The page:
08/14/2022 straw bale potatoes

We lifted and sorted through our two straw bales of potatoes since the leaves were all eaten off by blister beetles. Upon moving the bales, we found eight bess beetles
One fast isopod
A second fast isopod
Three baby house mice
And one click beetle. This brings us to a total of 14 photographed animals plus a whole nest of ants and a small earwig that got away.
Compare this to our glorious harvest: ten potatoes from two bales. Paula is researching where we went wrong. I feel like maybe we should just go back to growing them in soil. (These experiments were my idea so I’m not blaming anyone else.). At least this year’s harvest is safer than last year’s crop of black widow spiders??

Beautiful day but some people just keep having ideas

Wes said he wanted to go to Lowe’s today and somehow one of us (all three of us?) Decided we should finally get our compost pile in shape. It was hard to access for turning over, surrounded by chicken wire that kept collapsing in.
Wes helpfully volunteered his plastic recycling bricks to be a small scale model.
I’m not sure loading the car with 40.5 cinder blocks was a great idea.
Beetle larva found during clearing the edges of the pile for the concrete cinder blocks. Decomposition is happening!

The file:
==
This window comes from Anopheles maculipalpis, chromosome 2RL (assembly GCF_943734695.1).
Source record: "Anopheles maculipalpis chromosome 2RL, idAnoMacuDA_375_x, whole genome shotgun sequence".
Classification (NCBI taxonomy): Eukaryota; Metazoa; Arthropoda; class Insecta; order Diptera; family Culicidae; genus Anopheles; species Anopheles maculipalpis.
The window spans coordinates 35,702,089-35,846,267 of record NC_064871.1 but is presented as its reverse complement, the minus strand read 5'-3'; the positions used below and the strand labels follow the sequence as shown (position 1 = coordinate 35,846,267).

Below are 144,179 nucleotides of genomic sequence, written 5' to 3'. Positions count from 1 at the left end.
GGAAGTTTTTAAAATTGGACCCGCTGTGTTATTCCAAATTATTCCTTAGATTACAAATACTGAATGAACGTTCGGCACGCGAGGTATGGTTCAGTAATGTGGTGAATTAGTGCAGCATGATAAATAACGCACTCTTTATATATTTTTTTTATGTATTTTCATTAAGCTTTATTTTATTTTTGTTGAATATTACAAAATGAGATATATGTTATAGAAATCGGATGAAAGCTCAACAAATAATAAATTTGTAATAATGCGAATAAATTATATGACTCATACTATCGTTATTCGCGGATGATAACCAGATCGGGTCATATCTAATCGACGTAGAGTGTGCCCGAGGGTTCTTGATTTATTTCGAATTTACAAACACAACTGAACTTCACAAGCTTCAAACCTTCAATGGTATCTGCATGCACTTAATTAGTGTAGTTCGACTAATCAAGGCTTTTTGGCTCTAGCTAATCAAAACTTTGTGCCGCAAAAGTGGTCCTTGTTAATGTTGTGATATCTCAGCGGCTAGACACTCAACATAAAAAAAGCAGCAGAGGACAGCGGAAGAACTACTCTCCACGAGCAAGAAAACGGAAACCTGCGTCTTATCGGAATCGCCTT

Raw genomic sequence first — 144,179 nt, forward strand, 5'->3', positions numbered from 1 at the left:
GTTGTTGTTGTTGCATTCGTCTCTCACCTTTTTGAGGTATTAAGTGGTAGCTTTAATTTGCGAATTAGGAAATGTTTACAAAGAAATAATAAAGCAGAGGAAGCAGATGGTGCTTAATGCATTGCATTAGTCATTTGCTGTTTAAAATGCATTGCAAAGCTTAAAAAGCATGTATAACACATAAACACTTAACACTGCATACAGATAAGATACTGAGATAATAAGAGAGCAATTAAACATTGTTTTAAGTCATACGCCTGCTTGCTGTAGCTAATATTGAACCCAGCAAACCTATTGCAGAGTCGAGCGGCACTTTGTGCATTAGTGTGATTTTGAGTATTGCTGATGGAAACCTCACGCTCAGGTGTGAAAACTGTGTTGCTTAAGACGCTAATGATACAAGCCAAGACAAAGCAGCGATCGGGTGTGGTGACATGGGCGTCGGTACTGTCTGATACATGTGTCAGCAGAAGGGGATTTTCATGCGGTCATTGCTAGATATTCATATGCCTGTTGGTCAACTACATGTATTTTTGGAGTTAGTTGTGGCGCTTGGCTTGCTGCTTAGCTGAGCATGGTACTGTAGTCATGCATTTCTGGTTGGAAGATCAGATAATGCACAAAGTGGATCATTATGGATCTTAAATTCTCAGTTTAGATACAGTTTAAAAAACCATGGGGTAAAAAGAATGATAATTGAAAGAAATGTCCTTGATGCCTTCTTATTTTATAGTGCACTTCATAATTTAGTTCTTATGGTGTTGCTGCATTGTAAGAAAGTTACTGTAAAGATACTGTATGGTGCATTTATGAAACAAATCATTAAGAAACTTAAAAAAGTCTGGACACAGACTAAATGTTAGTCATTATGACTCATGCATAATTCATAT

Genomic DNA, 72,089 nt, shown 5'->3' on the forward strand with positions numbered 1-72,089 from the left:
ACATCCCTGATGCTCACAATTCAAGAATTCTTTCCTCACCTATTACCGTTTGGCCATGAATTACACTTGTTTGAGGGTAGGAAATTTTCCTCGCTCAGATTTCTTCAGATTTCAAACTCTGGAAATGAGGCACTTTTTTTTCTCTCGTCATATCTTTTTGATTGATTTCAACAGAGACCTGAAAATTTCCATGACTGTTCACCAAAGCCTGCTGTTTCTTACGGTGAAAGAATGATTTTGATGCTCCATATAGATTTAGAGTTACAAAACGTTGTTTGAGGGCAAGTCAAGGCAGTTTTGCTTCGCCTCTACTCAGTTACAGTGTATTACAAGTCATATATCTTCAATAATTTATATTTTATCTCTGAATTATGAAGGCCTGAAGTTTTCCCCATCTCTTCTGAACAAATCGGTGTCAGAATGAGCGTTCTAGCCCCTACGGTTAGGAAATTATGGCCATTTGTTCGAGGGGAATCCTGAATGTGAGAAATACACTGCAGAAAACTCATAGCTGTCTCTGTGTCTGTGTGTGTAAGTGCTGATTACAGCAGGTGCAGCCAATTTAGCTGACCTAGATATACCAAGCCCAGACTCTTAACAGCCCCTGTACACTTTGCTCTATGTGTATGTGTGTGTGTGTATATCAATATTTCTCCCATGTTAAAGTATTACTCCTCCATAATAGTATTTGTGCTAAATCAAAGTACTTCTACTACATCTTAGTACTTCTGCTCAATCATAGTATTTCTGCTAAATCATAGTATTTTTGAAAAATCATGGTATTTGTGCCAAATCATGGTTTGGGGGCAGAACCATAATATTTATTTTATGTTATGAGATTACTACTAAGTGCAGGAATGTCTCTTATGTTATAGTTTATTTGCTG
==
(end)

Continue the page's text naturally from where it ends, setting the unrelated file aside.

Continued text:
The first two layers mostly laid out. I’ll take a picture of the completed structure tomorrow.
On one side, we encountered a mysterious wire on the ground surface. We thought it might be for cable TV as it wasn’t marked by the call before you dig flags. It was above ground maybe for four feet, then both ends went deep again. To be safe, we put it underground a bit, with Wes’ plastic bricks as markers to prevent cutting it later.
We moved these giant concrete corner stones (that came with the house) from compost pile corners to become the new stand for the heated bird bath.
The salvaged iron plant basket was previously being the pedestal for the heated bird bath, and now is marking and protecting the baby Mexican plum.
While resting after the compost pile was done, I checked the rock garden. The seedling next to the pebble might maybe perhaps be the desert bluebells (Phacelia) that I seeded directly in fall????
More of the mystery plants are up. I’m suspecting blue stars.
Dropped a chip in the garden accidentally and later found it covered with Tapinoma sessile (the odorous house ant, a native species). Thanks Diane for the identification.